Madiba belongs to all – political parties included

    CHRISTOPHER TIFFLIN argues that the DA should be allowed to use images and quotes of Nelson Mandela because he is a national figure in the public domain. 

    Can the DA just leave Mandela out of this election?

    There is no arguing with the criticisms which The Daily Vox makes against the DA advert. You’re right in your overall assessment, but that is not the aspect from which I shall make my response.

    Firstly, it would be better for the DA to widen the public’s knowledge of struggle veterans from political parties other than the ANC, as you suggest they should have preferably used one of their own. But that’s precisely the point which I mean to make. The ANC has stolen the perception that they were the vanguard and won democracy alone. The facts point to an underground scene during apartheid that was dirty with political infighting; different anti-apartheid movements fought each other to be the sole voice of the struggle and gain power.

    Obviously the ANC finally won out from a social campaign that rallied the world around the figure of Mandela. I do not suggest a proactive effort on their part but rather that protesters around the world were galvanised by Madiba’s incarceration. For the DA to use an unknown personality would not resonate with voters (not that they succeeded with their advert anyway). Mandela is a national figure. The ANC doesn’t own the right to use his image alone for their political purposes. They have a selection of public figures to choose from other than him.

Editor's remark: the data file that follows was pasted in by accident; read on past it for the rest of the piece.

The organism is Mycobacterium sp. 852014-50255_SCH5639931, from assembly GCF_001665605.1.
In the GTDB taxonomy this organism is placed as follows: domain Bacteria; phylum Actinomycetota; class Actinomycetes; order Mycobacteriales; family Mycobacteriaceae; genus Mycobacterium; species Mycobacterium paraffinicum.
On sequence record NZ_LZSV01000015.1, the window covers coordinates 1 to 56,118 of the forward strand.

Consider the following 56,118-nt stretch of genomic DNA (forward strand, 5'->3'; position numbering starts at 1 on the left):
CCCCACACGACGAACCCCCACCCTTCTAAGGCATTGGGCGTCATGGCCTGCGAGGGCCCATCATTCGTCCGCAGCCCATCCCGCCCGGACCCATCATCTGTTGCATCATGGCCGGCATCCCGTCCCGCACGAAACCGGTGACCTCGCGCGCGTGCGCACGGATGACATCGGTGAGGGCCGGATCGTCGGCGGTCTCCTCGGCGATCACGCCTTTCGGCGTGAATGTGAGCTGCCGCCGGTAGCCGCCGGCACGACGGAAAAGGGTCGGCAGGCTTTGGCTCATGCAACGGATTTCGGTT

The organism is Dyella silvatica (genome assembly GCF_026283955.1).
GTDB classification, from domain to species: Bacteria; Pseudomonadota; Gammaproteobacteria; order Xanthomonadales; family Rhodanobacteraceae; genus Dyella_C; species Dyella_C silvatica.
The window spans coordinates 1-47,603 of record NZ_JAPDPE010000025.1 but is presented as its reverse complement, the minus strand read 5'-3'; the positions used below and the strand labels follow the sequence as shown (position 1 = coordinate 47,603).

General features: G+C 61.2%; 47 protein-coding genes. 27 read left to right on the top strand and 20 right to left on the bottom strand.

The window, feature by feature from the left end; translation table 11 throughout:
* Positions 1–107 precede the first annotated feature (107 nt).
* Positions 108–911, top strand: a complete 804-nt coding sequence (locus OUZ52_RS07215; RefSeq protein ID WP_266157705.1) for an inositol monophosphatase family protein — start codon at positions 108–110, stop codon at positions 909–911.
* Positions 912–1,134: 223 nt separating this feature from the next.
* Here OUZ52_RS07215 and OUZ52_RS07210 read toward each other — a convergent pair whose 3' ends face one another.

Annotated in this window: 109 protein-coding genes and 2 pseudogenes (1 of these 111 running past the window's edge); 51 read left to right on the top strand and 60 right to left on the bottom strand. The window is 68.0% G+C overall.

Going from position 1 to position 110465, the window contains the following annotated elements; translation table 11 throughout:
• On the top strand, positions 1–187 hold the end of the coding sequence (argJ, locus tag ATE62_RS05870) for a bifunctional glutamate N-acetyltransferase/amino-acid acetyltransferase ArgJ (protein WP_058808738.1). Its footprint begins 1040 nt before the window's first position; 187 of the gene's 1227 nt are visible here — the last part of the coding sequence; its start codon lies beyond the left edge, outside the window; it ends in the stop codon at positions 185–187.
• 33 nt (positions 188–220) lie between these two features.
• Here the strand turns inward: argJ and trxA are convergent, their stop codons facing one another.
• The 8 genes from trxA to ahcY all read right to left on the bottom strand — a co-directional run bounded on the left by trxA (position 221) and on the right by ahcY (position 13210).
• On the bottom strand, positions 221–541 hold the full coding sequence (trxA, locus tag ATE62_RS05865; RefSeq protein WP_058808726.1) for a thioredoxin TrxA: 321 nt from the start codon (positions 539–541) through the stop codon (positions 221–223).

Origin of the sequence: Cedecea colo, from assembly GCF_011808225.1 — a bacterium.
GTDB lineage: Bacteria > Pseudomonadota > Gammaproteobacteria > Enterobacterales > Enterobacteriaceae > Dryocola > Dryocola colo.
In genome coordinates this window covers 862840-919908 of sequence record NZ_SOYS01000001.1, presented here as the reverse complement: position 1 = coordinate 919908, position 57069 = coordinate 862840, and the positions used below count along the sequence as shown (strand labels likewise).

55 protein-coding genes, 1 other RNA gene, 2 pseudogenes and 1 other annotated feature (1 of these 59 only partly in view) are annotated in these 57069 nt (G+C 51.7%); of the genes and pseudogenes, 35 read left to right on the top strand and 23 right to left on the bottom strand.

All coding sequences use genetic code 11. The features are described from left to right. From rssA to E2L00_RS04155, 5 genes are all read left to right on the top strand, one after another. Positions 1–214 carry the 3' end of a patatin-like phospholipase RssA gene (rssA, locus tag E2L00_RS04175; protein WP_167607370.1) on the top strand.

To reiterate, Mandela is a national figure and hence in the public domain. Why shouldn’t they be allowed to use his unifying and inspirational quotes – if not more effectively? Partisan claims over public access to the images of struggle heroes merely entrench political fissures which have persisted from the beginning of the
    movement for liberation.

    Let’s get over it and actually move on, one step at a time.

    Photo_Christopher TifflinChristopher has a degree in Creative Writing – so he likes to write. Which is why he is pursuing a career in journalism. He’s left fairy tales for facts and is particularly interested in politics and foreign affairs. He wants to grow up to be a grizzled, hard-boiled, chain-smoking correspondent covering international stories.